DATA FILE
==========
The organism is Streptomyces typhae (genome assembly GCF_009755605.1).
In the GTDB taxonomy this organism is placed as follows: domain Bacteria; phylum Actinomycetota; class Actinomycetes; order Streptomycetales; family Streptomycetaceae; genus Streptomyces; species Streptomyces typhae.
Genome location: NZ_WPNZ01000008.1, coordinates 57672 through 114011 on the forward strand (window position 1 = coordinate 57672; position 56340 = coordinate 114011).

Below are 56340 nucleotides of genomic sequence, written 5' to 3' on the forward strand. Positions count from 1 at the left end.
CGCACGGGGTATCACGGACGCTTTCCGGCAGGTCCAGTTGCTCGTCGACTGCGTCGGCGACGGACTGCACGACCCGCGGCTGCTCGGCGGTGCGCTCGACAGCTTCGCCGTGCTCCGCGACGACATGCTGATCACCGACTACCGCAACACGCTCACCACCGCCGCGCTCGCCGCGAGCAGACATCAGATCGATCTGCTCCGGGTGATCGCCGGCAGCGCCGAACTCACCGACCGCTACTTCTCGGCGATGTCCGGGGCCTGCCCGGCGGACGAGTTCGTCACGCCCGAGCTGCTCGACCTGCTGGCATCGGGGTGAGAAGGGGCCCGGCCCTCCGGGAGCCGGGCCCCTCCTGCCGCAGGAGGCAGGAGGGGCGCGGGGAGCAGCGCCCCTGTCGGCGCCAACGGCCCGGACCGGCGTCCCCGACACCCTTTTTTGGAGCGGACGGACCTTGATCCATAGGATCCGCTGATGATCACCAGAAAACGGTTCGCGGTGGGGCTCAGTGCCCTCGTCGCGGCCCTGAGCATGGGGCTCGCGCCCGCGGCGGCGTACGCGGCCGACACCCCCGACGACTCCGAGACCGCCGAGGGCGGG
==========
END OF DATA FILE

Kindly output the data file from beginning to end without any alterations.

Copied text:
The organism is Streptomyces typhae (genome assembly GCF_009755605.1).
In the GTDB taxonomy this organism is placed as follows: domain Bacteria; phylum Actinomycetota; class Actinomycetes; order Streptomycetales; family Streptomycetaceae; genus Streptomyces; species Streptomyces typhae.
Genome location: NZ_WPNZ01000008.1, coordinates 57672 through 114011 on the forward strand (window position 1 = coordinate 57672; position 56340 = coordinate 114011).

Below are 56340 nucleotides of genomic sequence, written 5' to 3' on the forward strand. Positions count from 1 at the left end.
CGCACGGGGTATCACGGACGCTTTCCGGCAGGTCCAGTTGCTCGTCGACTGCGTCGGCGACGGACTGCACGACCCGCGGCTGCTCGGCGGTGCGCTCGACAGCTTCGCCGTGCTCCGCGACGACATGCTGATCACCGACTACCGCAACACGCTCACCACCGCCGCGCTCGCCGCGAGCAGACATCAGATCGATCTGCTCCGGGTGATCGCCGGCAGCGCCGAACTCACCGACCGCTACTTCTCGGCGATGTCCGGGGCCTGCCCGGCGGACGAGTTCGTCACGCCCGAGCTGCTCGACCTGCTGGCATCGGGGTGAGAAGGGGCCCGGCCCTCCGGGAGCCGGGCCCCTCCTGCCGCAGGAGGCAGGAGGGGCGCGGGGAGCAGCGCCCCTGTCGGCGCCAACGGCCCGGACCGGCGTCCCCGACACCCTTTTTTGGAGCGGACGGACCTTGATCCATAGGATCCGCTGATGATCACCAGAAAACGGTTCGCGGTGGGGCTCAGTGCCCTCGTCGCGGCCCTGAGCATGGGGCTCGCGCCCGCGGCGGCGTACGCGGCCGACACCCCCGACGACTCCGAGACCGCCGAGGGCGGG